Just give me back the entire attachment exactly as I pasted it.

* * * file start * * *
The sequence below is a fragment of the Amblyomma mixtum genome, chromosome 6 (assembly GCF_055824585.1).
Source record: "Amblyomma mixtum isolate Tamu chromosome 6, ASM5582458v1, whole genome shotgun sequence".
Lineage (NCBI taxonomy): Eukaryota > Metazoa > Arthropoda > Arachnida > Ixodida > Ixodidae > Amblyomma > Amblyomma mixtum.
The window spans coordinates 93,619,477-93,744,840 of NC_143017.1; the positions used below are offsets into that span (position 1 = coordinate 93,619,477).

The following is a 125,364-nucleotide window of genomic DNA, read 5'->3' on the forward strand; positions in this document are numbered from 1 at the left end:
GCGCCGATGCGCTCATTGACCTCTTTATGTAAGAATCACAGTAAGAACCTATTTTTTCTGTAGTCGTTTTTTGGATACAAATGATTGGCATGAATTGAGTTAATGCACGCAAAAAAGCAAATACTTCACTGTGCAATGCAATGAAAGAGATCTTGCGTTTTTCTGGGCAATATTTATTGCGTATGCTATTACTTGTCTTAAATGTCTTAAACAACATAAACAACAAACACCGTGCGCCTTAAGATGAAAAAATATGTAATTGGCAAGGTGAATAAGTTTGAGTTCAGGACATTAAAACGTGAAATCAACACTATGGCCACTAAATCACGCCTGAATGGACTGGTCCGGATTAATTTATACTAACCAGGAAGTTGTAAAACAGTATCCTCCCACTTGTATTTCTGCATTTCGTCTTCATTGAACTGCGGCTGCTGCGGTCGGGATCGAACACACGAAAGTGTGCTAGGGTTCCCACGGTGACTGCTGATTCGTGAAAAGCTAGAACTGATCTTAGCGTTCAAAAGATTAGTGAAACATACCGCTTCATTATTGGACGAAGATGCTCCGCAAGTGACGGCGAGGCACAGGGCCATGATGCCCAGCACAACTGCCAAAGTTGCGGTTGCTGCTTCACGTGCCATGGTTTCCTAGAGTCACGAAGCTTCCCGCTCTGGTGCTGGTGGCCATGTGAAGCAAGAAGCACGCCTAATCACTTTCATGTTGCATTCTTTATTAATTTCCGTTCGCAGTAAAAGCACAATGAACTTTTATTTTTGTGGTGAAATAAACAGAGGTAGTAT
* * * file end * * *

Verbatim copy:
The sequence below is a fragment of the Amblyomma mixtum genome, chromosome 6 (assembly GCF_055824585.1).
Source record: "Amblyomma mixtum isolate Tamu chromosome 6, ASM5582458v1, whole genome shotgun sequence".
Lineage (NCBI taxonomy): Eukaryota > Metazoa > Arthropoda > Arachnida > Ixodida > Ixodidae > Amblyomma > Amblyomma mixtum.
The window spans coordinates 93,619,477-93,744,840 of NC_143017.1; the positions used below are offsets into that span (position 1 = coordinate 93,619,477).

The following is a 125,364-nucleotide window of genomic DNA, read 5'->3' on the forward strand; positions in this document are numbered from 1 at the left end:
GCGCCGATGCGCTCATTGACCTCTTTATGTAAGAATCACAGTAAGAACCTATTTTTTCTGTAGTCGTTTTTTGGATACAAATGATTGGCATGAATTGAGTTAATGCACGCAAAAAAGCAAATACTTCACTGTGCAATGCAATGAAAGAGATCTTGCGTTTTTCTGGGCAATATTTATTGCGTATGCTATTACTTGTCTTAAATGTCTTAAACAACATAAACAACAAACACCGTGCGCCTTAAGATGAAAAAATATGTAATTGGCAAGGTGAATAAGTTTGAGTTCAGGACATTAAAACGTGAAATCAACACTATGGCCACTAAATCACGCCTGAATGGACTGGTCCGGATTAATTTATACTAACCAGGAAGTTGTAAAACAGTATCCTCCCACTTGTATTTCTGCATTTCGTCTTCATTGAACTGCGGCTGCTGCGGTCGGGATCGAACACACGAAAGTGTGCTAGGGTTCCCACGGTGACTGCTGATTCGTGAAAAGCTAGAACTGATCTTAGCGTTCAAAAGATTAGTGAAACATACCGCTTCATTATTGGACGAAGATGCTCCGCAAGTGACGGCGAGGCACAGGGCCATGATGCCCAGCACAACTGCCAAAGTTGCGGTTGCTGCTTCACGTGCCATGGTTTCCTAGAGTCACGAAGCTTCCCGCTCTGGTGCTGGTGGCCATGTGAAGCAAGAAGCACGCCTAATCACTTTCATGTTGCATTCTTTATTAATTTCCGTTCGCAGTAAAAGCACAATGAACTTTTATTTTTGTGGTGAAATAAACAGAGGTAGTAT